Cover image for The ruby in the smoke
Title:
The ruby in the smoke
Author:
Pullman, Philip, 1946-
Personal Author:
Edition:
First Laurel-Leaf edition.
Publication Information:
New York : Dell Laurel-Leaf, 2000.
Physical Description:
230 pages ; 18 cm
Summary:
In nineteenth-century London, sixteen-year-old Sally, a recent orphan, becomes involved in a deadly search for a mysterious ruby.
General Note:
Originally published: New York : Knopf, 1985.
Language:
English
Reading Level:
750 Lexile.
Program Information:
Accelerated Reader AR UG 5.3 9.0 25239.

Reading Counts RC 6-8 6.5 14 Quiz: 09876 Guided reading level: Y.
Subject Term:
ISBN:
9780394895895

9780375845161
Format :
Book

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Summary

Summary

In search of clues to the mystery of her father's death, 16-year-old Sally Lockhart ventures into the shadowy underworld of Victorian London. Pursued by villains at every turn, the intrepid Sally finally uncovers two dark mysteries--and realizes that she herself is the key to both. "In Dickensian fashion, Pullman tells the story of 16-year-old Sally Lockhart, who becomes involved in a deadly web of events as she searches for a mysterious ruby. The novel is a page turner, peopled with despicable hags, forthright heroes, and children living on the underbelly of 19th-century London. The story's events are exciting, with involved plotting. Settings and characterizations are exquisitely drawn. The first entry in a planned trilogy."--(starred)Booklist.Reading level: 6.7.  


Author Notes

Philip Pullman was born in Norwich on October 19, 1946. He graduated from Oxford University with a degree in English. He taught at various Oxford middle schools and at Westminster College for eight years. He is the author of many acclaimed novels, plays, and picture books for readers of all ages. His first book, Count Karlstein, was published in 1982. His other books include: The Firework-Maker's Daughter; I Was a Rat!; Clockwork or All Wound Up; and The Good Man Jesus and the Scoundrel Christ. He is also the author of the Sally Lockhart series and the His Dark Materials Trilogy. He is the author of The Book of Dust, volume 1. He has received numerous awards including the Carnegie Medal and the Guardian Fiction Award for Northern Lights (The Golden Compass), the Whitbread Book of the Year Award for The Amber Spyglass, the Eleanor Farjeon Award for children's literature in 2002, and the Astrid Lindgren Award in 2005.

(Bowker Author Biography)


Reviews 3

Booklist Review

In Dickensian fashion, Pullman tells the story of 16-year-old Sally Lockhart (recently orphaned by the death of her father), who becomes involved in a deadly web of events as she searches for a mysterious ruby. The author's plot winds and slithers, making it almost impossible to recount in a few sentences. Suffice it to say, the novel is a page turner, peopled with despicable hags, forthright heroes, and children living on the underbelly of nineteenth-century London while the sweetly sickening smell of opium smoke permeates the whole. The story's events are so exciting that when the denouement with its explanations finally comes, it is anticlimactic. Moreover, with such involved plotting, it will most likely take a second reading to find out if everything actually hangs together, and readers may want to do just that. Settings and characterizations are exquisitely drawn, and Pullman's language is as decorative as a Victorian parlor. This is the first entry in a planned trilogy. Gr. 8-10. IC. Mystery and detective stories / Orphans Fiction / London Fiction [CIP] 86-20983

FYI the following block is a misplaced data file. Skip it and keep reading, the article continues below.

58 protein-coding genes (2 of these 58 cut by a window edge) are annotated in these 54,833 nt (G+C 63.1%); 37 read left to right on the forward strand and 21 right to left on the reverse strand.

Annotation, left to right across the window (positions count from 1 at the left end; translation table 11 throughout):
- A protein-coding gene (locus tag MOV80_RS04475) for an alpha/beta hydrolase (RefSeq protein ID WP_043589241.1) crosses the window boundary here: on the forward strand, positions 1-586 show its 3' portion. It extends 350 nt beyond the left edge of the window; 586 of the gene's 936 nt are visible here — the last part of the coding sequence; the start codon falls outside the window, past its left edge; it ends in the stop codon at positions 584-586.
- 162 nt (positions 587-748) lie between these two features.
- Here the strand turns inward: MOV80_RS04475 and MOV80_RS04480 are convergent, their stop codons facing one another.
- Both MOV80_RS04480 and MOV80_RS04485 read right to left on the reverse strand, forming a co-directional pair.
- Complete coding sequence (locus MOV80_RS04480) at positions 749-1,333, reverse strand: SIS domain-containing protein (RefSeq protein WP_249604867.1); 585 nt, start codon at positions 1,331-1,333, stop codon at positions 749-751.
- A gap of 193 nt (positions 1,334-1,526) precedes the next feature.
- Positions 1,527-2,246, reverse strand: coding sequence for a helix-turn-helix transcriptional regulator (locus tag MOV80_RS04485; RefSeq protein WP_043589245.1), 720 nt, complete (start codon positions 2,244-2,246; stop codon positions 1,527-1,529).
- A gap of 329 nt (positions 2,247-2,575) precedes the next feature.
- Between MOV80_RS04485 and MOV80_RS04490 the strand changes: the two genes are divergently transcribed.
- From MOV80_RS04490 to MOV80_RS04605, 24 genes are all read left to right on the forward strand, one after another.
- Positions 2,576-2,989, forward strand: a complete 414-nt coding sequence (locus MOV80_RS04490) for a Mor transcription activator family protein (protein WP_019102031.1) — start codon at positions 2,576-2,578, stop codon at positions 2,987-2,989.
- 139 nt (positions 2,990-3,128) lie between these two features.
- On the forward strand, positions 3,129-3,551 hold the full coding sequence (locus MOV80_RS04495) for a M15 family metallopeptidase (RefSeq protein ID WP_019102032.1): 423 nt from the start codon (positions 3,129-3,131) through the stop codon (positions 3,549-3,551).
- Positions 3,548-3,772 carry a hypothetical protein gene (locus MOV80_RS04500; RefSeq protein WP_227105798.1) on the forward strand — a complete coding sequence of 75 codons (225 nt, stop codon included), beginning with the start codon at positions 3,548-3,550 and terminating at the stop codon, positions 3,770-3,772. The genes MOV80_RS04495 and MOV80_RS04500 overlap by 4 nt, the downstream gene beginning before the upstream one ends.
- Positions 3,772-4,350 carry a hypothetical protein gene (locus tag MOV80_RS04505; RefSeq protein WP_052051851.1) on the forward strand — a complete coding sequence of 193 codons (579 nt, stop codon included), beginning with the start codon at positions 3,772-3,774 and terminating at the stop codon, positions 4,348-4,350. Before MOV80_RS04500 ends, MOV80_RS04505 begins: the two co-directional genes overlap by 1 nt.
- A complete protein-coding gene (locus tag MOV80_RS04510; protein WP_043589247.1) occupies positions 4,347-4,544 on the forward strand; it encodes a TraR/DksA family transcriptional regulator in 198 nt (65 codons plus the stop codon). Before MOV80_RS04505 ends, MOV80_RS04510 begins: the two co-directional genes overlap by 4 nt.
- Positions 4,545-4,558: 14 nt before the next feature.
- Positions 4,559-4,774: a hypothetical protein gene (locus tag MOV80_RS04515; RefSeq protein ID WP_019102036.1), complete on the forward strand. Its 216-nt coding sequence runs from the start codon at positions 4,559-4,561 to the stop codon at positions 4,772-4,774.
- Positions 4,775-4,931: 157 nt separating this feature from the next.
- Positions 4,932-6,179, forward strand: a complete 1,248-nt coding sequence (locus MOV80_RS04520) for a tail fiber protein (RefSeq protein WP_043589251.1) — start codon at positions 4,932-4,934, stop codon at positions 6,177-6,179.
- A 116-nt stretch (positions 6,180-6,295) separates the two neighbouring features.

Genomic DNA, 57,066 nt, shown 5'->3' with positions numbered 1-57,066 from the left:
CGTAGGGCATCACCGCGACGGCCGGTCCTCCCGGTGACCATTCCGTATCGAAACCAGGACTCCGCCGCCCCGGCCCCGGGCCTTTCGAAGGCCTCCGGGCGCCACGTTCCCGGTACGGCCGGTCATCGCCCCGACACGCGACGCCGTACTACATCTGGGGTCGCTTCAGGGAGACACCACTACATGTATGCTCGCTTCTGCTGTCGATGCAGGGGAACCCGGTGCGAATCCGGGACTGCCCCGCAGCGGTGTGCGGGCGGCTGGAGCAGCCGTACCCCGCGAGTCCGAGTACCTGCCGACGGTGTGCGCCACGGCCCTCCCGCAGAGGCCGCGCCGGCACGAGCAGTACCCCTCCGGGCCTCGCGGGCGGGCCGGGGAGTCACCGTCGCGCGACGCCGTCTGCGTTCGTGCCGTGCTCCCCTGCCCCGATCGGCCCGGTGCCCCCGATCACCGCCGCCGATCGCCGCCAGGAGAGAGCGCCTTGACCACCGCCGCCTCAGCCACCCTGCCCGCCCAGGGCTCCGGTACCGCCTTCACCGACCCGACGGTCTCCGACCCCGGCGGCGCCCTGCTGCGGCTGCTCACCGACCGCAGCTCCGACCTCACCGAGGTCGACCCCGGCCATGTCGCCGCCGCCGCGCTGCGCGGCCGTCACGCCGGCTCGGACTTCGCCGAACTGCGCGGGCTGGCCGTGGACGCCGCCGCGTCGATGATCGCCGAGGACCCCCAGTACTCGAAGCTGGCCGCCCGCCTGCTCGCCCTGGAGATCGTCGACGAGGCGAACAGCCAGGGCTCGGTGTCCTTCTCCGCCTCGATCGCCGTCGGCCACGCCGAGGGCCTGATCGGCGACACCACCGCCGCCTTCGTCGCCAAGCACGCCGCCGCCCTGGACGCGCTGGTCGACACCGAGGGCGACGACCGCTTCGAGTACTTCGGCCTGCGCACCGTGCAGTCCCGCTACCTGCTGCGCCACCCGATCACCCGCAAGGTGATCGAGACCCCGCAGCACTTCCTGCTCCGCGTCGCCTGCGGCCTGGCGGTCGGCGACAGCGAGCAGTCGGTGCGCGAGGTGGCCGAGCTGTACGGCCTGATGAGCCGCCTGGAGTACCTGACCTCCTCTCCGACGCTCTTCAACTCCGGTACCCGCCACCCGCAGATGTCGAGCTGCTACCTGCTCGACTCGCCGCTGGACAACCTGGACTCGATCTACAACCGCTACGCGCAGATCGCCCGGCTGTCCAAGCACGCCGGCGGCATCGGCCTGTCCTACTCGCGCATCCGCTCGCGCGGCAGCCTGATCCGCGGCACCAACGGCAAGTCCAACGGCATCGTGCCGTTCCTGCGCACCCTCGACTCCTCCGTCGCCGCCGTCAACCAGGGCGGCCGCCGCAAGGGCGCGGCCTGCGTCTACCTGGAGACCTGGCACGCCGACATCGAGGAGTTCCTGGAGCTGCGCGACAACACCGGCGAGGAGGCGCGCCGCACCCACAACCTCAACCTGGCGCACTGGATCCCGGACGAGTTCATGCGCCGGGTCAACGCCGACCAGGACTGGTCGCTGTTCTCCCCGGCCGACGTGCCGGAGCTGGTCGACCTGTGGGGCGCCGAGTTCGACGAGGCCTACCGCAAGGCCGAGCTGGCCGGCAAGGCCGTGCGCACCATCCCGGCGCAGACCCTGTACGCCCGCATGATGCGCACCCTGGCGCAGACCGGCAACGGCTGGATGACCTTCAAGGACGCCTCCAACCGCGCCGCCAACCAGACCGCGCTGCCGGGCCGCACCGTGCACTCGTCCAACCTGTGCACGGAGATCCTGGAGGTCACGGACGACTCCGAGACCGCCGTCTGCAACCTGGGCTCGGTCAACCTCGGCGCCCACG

Publisher's Weekly Review

Pullman's Victorian melodrama boasts a sufficiency of mystery, murder and hairbreadth escapes involving a big cast of honest and ignoble types. ``On a cold, fretful afternoon in early October 1872,'' the story begins, young Sally Lockhart is in London where she tries to find out the meaning of ``the Seven Blessings.'' The phrase appears in a message from her recently deceased father, drowned in the South China Sea. When a colleague of her father hears the words, he dies instantly of a heart attack. That event marks the start of crises that go on with no let-up in the colorful Dickensian tale. Sally's legacy, supposedly a fantastic ruby, is nowhere to be found. A gang of cutthroats pursue the girl and her loyal allies, as the story sweeps on to a resounding close. (12-up) (c) Copyright PWxyz, LLC. All rights reserved


School Library Journal Review

Gr 7 Up A rip-roaring good adventure story filled with cutthroat villains, dastardly deeds, sleezy opium dens, filthy London slums, and a delightful 16-year-old heroine. Sally, orphaned when her father dies at sea, becomes ensconsed in mystery and treachery when she learns that a legendary ruby is rightfully hers. With the help of two friends, she sidesteps several attempts on her life, helps rescue a young girl from the clutches of a ruthless blackmailer, and finds the hidden fortune that her father had left her. There are twists and turns at every moment, with new characters constantly entering and old ones exiting (not by their own choice). Descriptions are vivid, colorful, and fully realized. Subtle innuendos enhance character development, and the understated humor keeps readers from taking the story too seriously. There are a few lapses in plotting and several contrivances, but these are minor flaws in a story that pulls together to become a rousing tale of murder and adventure in London in 1872. It's a book for sophisticated readers because of the variety of motivations and schemes as well as the shifts in setting within chapters, and one that's not for the timid because of the many murders. Trev Jones, ``School Library Journal'' (c) Copyright 2010. Library Journals LLC, a wholly owned subsidiary of Media Source, Inc. No redistribution permitted.